According to the New York Botanical Garden, an emphasis on red (for flowering), blue (for green foliage), yellow, and green wavebands will help boost plant development.

A light-deprived plant may do well only for a few weeks before exhibiting low-light problems and ultimately dying.

So, consider growing them outdoors only if you live in a warm climate, USDA zone 9 or above.

Signs Your Christmas Cactus Is Light Deprived or Saturated

The symptoms of light-deprived Christmas Cactus are less vivid than those of a light-saturated plant because the plant usually thrives in low light.

One of the earliest indications of a faltering Christmas Cactus due to lack of sunlight is the loss of green pigmentation on the leaves.

Do not be surprised when your Christmas Cactus appears bleached, exceeding the light requirements, excess UV exposure, and heat.

The light-saturated Christmas Cactus is too quick to show signs of problems.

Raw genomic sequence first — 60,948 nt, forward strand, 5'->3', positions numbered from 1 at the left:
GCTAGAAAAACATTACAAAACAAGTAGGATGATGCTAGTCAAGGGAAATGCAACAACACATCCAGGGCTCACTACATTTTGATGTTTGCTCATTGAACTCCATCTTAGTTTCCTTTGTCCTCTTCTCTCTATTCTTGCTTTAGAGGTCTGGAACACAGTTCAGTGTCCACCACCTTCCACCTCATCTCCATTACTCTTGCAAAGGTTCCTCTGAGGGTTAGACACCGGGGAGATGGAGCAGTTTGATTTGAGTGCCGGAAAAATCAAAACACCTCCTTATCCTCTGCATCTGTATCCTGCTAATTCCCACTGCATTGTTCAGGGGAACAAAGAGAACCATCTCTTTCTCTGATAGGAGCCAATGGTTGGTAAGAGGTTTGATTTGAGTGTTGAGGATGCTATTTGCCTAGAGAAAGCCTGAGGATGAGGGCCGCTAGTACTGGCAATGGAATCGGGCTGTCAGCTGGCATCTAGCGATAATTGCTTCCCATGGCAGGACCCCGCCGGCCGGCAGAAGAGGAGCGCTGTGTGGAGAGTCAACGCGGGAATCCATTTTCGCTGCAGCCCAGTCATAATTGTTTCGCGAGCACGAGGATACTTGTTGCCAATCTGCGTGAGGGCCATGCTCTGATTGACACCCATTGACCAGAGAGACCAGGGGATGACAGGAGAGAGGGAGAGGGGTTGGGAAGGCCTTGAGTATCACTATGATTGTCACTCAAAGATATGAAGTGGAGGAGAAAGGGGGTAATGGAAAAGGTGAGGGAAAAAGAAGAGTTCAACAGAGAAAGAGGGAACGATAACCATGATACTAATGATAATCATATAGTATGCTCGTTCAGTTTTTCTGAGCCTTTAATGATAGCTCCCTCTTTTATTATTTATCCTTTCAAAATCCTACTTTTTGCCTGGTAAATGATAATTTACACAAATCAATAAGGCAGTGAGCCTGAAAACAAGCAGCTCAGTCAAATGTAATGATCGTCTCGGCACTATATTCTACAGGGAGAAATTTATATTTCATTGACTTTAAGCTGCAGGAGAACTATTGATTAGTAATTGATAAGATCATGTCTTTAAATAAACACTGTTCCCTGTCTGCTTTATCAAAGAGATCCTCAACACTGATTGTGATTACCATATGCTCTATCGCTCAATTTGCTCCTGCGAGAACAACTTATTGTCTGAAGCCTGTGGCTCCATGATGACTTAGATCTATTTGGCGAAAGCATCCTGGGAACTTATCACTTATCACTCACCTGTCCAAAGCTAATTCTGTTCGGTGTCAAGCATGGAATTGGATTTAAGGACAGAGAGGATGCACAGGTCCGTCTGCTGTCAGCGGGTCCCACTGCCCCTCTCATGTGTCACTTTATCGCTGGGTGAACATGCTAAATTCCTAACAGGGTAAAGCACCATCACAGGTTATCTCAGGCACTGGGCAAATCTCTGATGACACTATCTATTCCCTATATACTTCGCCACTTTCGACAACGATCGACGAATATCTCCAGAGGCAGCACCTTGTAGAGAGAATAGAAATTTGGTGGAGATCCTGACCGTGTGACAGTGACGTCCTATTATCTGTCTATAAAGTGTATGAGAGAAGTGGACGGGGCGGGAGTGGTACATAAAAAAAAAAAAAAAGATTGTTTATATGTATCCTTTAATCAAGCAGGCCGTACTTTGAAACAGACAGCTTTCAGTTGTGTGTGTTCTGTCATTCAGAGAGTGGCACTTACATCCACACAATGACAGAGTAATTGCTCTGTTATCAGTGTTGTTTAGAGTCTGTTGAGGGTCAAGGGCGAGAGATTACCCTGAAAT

Infographics expaining Christmas Cacti's sign of light deprivation on the left and light saturation on the right.
Acting upon the plant’s sign and providing sufficient light is essential.

Note: A sun-exposed Christmas Cactus is likelier to wilt and die than its light-deprived counterpart.

How to Ensure Christmas Cactus Light Requirement?

Christmas Cactus hails from the Brazilian rainforest that provides ample sunlight and shade. Mimicking its natural home ensures healthy plant growth.

1. Plant Location

Introduce them to an ideal location around the house that receives dappled sunlight for at least 8 hours a day.

The east-facing window is best for the plant, where they can enjoy 4-hours of morning sunlight.

Alternatively, keep them in the south-facing window at least three feet away to avoid direct sunlight.